In addition to linking to my post on the ROC English textbook I found, Muninn has collected links to quite a few fascinating pieces on history. I haven’t yet read through more than a couple of them, but I definitely plan to at least skim them all before the set comes along.

How many Upper House members does it take to change a light bulb?

None, they have the maintenance staff do it! This has got to be the lamest story ever!

To paraphrase the news stories:

Upper House Lights Undergo Major Cleaning, ‘Illuminating’ Debates Hoped for

The lights illuminating the main floor of Japan’s Upper House of parliament (the “Diet” as it is known), which was the stage of “Koizumi Theater” during which the postal privatization bills were defeated leading to a whirlwind Lower House election, underwent a thorough cleaning on the morning of December 9. Workers lowered the wires suspending the [Victorian-style?] lights, carefully wiped off the glass exteriors, and replaced the light bulbs. The cleaning usually takes place soon after the new year, but was moved ahead in the agenda to coincide with other construction.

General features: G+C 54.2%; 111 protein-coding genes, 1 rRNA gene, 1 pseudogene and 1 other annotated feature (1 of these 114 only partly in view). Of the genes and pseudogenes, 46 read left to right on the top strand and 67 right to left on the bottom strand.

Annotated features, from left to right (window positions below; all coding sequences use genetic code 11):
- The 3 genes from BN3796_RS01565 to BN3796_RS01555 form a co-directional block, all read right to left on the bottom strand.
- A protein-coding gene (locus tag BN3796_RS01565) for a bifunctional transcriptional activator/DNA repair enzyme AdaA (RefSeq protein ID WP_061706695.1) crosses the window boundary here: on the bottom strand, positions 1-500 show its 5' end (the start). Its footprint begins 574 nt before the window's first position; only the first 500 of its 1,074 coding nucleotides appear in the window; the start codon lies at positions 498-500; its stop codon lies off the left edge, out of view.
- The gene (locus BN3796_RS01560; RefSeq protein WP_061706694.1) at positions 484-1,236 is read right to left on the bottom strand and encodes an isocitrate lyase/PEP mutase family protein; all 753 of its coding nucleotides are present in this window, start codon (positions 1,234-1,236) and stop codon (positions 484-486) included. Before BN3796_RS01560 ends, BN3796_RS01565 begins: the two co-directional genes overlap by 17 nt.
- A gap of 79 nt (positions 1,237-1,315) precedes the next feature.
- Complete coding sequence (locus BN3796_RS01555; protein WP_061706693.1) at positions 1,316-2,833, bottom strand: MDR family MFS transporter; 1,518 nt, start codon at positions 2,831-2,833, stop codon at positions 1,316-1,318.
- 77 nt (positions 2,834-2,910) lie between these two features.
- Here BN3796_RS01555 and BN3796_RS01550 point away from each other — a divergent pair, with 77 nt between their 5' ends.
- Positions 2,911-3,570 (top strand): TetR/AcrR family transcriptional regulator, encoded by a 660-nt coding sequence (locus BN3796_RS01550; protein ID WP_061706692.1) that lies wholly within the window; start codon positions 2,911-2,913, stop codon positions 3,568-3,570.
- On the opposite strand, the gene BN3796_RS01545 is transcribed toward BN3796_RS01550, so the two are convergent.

After the lights were cleaned, the main floor looked much brighter. One official remarked, “I hope to see some illuminating debates in the regular Diet session next January.”

Ancient graffitti from Pompei

I love seeing graffitti in different places, and these translations of ancient Roman graffitti found in the ruins of Pompei are both informative and hilarious. Here’s a random selection from around the middle of the page. Isn’t it amazing how much it’s like what you see scrawled on bathroom walls across the globe even today?

VI.14.36 (Bar of Salvius; over a picture of a woman carrying a pitcher of wine and a drinking goblet); 3494: Whoever wants to serve themselves can go on an drink from the sea.

VI.14.37 (Wood-Working Shop of Potitus): 3498: What a lot of tricks you use to deceive, innkeeper. You sell water but drink unmixed wine